Rainy and overcast as my recent holidays in Austria might have been, there fortunately was a very bright and sunny spot as well, in the form of a leisurely lunch with fellow foodbloggers Nicky and Oliver of delicious:days. Although I have gotten used to it over the years now (but would strictly prohibit my teenage daughter to do the same, of course), these occasional blind dates sometimes still do trigger the thought that I must be completely insane to meet with someone I only know through a random IP address and some comments left here or there... but once again I had an incredible time that I wouldn't want to miss.
delicious:days are based in Munich, of course, and Linz is about 4 hours from there on a good day - so we decided to meet somewhere in the middle: the beautiful city of Salzburg, birthplace of Mozart and his famous balls (very indulging and perfectly PG, by the way) and coincidentally a region with a high density of Michelin stars and Gault-Millau toques. For our meeting, I browsed the Gault Millau website for Austria (where, unlike the French version, you can still access restaurant data without buying the guide) - I wanted something with good food, but not necessarily with a 19/20 rating... basically somewhere that serves proper, yet inspirational dishes without being over-pretentious.
Purzelbaum (which literally translates into "somersault") is what I found and it did live up to expectations. The place is remarkably unstuffy, if a bit on the cold side décorwise (the light green as a predominating colour might have something to do with it) and the service could have been a bit more friendly and swift, although I appreciate that they were under stress due to one table of over 20 people needing rather too much attention alongside the normal lunch-hour clientèle.
We didn't really mind, too involved in exchanging wonderful gifts (my generous goodie bag included a hand-blended spice mix I have yet to try, some gorgeous-looking preserve of oven-dried tomatoes, a bag of dried strawberries, some spicy dry-cured sausages and the most indulging chocolate truffles I have had in a while, over which I am letting out little sighs of delight as we speak) and too entrenched in conversations revolving around nothing much more but cooking and photography and the wonderful world that is the foodblogging community.
And we certainly weren't let down by the food. I stayed firmly in Austrian territory, choosing traditional dishes with a touch of haute-cuisine in places. A great breadbasket came accompanied by a duo of cream-based spreads, one with smoked salmon (or trout), the other with a medley of vegetables and curry, although I was so sucked up in chatter that only dim memories remain... for a starter Nicky and I had chosen a wonderfully creamy pumpkin soup with a drizzle of pumpkinseed oil, which I then followed up with three perfectly cooked medallions of venison in a portwine sauce, served with sautéed girolles mushrooms and the inevitable red cabbage stew, but boy, what a stew!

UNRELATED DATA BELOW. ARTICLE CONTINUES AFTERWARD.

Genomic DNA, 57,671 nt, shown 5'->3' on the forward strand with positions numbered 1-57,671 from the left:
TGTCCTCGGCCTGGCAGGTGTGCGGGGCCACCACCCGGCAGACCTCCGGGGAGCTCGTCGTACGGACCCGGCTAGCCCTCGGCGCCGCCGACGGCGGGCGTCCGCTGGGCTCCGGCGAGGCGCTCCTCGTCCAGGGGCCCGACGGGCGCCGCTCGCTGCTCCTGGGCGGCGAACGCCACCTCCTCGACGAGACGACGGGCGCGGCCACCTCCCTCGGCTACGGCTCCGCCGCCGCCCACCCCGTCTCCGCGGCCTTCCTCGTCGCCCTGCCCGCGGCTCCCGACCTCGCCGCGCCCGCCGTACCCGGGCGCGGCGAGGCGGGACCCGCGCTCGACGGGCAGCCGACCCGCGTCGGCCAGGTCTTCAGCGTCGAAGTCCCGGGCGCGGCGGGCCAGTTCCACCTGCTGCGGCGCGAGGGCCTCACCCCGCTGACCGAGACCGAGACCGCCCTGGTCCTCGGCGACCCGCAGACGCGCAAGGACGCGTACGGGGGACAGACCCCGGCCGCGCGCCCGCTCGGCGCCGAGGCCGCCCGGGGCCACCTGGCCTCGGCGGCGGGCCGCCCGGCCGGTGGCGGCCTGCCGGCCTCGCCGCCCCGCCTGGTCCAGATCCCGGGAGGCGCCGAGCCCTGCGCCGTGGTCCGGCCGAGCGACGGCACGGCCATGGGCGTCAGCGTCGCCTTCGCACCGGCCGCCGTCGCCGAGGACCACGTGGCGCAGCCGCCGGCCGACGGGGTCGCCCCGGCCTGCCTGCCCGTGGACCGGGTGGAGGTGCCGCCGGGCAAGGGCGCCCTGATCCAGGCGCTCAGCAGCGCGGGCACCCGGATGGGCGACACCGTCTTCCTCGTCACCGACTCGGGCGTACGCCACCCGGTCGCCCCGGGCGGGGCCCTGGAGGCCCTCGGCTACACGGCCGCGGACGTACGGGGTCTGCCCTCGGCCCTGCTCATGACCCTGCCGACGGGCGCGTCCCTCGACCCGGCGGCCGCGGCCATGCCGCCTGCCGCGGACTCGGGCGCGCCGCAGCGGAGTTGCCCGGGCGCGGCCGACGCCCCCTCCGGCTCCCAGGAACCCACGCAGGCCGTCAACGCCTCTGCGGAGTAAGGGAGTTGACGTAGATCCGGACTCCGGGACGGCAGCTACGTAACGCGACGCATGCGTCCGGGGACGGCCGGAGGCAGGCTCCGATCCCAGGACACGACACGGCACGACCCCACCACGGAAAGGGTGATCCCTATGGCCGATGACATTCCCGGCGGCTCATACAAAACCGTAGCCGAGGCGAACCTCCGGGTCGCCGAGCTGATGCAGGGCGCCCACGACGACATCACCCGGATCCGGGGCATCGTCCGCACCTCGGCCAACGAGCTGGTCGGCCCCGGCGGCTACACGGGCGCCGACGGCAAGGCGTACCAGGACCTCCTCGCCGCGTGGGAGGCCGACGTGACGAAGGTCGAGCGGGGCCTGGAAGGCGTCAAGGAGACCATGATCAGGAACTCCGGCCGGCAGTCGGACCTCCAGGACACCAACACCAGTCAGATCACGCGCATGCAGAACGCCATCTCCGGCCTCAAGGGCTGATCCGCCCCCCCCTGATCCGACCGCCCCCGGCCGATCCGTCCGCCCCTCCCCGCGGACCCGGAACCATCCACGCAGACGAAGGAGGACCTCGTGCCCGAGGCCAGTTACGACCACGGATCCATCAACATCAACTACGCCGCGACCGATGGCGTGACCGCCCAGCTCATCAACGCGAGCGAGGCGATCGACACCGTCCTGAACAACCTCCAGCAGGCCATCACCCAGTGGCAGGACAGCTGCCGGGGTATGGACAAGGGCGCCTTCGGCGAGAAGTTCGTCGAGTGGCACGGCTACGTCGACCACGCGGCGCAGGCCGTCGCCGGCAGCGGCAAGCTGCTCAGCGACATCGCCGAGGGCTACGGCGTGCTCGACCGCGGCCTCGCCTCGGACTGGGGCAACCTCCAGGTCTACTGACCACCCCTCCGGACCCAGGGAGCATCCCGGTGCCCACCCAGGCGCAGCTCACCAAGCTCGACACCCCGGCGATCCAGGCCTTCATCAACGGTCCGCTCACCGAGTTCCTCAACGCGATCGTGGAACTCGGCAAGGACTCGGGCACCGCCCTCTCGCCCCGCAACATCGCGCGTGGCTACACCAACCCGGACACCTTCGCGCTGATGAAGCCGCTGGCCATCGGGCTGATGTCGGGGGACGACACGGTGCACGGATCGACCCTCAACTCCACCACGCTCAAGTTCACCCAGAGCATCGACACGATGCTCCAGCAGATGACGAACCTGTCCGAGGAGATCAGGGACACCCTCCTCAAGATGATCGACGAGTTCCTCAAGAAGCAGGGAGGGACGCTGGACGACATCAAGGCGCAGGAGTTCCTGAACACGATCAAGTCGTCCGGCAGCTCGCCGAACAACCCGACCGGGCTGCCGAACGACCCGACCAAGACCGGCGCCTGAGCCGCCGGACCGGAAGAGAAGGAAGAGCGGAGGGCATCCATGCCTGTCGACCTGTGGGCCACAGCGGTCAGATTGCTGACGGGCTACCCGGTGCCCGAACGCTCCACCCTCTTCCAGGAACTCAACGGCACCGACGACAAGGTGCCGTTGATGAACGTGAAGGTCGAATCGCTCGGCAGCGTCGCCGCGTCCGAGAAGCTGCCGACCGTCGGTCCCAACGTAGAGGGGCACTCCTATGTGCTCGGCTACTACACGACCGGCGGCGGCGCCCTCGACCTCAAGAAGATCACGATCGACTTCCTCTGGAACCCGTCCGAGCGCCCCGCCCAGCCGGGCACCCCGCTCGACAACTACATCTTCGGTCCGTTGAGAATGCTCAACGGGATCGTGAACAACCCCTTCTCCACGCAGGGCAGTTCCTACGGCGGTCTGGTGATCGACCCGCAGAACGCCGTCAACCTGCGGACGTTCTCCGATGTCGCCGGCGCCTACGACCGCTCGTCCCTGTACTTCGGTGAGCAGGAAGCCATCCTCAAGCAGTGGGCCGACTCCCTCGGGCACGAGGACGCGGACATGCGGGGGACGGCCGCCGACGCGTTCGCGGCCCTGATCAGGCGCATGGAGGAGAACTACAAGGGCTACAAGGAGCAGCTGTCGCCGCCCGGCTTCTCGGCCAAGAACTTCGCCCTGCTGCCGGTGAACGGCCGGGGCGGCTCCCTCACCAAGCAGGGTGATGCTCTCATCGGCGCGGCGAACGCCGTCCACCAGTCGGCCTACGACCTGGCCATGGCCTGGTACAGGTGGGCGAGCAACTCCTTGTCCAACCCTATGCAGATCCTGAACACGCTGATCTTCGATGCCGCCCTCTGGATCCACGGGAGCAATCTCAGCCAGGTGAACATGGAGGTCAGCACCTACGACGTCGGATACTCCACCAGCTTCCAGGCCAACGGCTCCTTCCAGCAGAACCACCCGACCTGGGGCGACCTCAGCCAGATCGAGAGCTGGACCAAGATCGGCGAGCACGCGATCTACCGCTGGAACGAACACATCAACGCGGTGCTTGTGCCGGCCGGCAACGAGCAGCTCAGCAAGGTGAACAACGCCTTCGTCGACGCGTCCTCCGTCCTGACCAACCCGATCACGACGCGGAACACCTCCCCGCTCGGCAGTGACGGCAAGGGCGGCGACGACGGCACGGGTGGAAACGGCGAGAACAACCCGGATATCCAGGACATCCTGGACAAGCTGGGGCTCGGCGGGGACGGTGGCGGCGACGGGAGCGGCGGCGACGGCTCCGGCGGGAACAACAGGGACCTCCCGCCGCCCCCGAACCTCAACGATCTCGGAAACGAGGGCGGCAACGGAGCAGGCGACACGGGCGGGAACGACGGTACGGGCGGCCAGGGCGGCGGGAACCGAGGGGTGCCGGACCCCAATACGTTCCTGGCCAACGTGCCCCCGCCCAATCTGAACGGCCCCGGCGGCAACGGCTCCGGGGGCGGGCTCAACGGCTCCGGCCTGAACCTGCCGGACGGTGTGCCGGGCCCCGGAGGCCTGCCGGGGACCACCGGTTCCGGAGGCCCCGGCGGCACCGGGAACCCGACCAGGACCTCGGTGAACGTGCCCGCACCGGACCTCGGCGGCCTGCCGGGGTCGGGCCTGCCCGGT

Heavenly scents of orange and apple abounded and made me wish for a second helping... which goes even more so for the other accompaniment of "Serviettenknoedel" dumplings, made with day-old bread, roast onions and herbs, cooked or steamed in a linen cloth - this version was given the gourmet kick of enrobing the dumpling with black truffles, an incredible combination that left me drooling for more.
Although too full to be thinking of anything more to eat, we couldn't resist dessert: again, we stayed close to our roots with a blueberry & curd Schmarrn for Oliver and Marillenknödel (see top picture) for the ladies... an excellent choice, if I say so myself. Although one of my apricots wasn't fully ripe, I thoroughly enjoyed the fluffyness of the (curd) dough, the crispy breadcrumbs and the careful presentation - I am not usually one to resist dumplings anyway,but these were cooked just as my Mama makes them!
They certainly do know what they're doing here and have found a winning formula: a menu that is varied enough to please the international clientèle brought by the many cultural events of the city, but not too over-ambitious, relying heavily on local produce and reviving some traditional Austrian dishes with a bit of oomph. And with a set menu of 4 courses at less than 50 Euro, starters between 5 and 15 Euros and mains around 20 Euro, a visit here will hardly break the bank either. So if you happen to be in the area and need a culinary break, step in and I'm sure you won't be disappointed.
Tel.: +43 (0)662/ 84 88 43
Fax: +43 (0)662/ 84 88 43-3
Open Monday pm to Saturday pm (also Sunday during Festival season)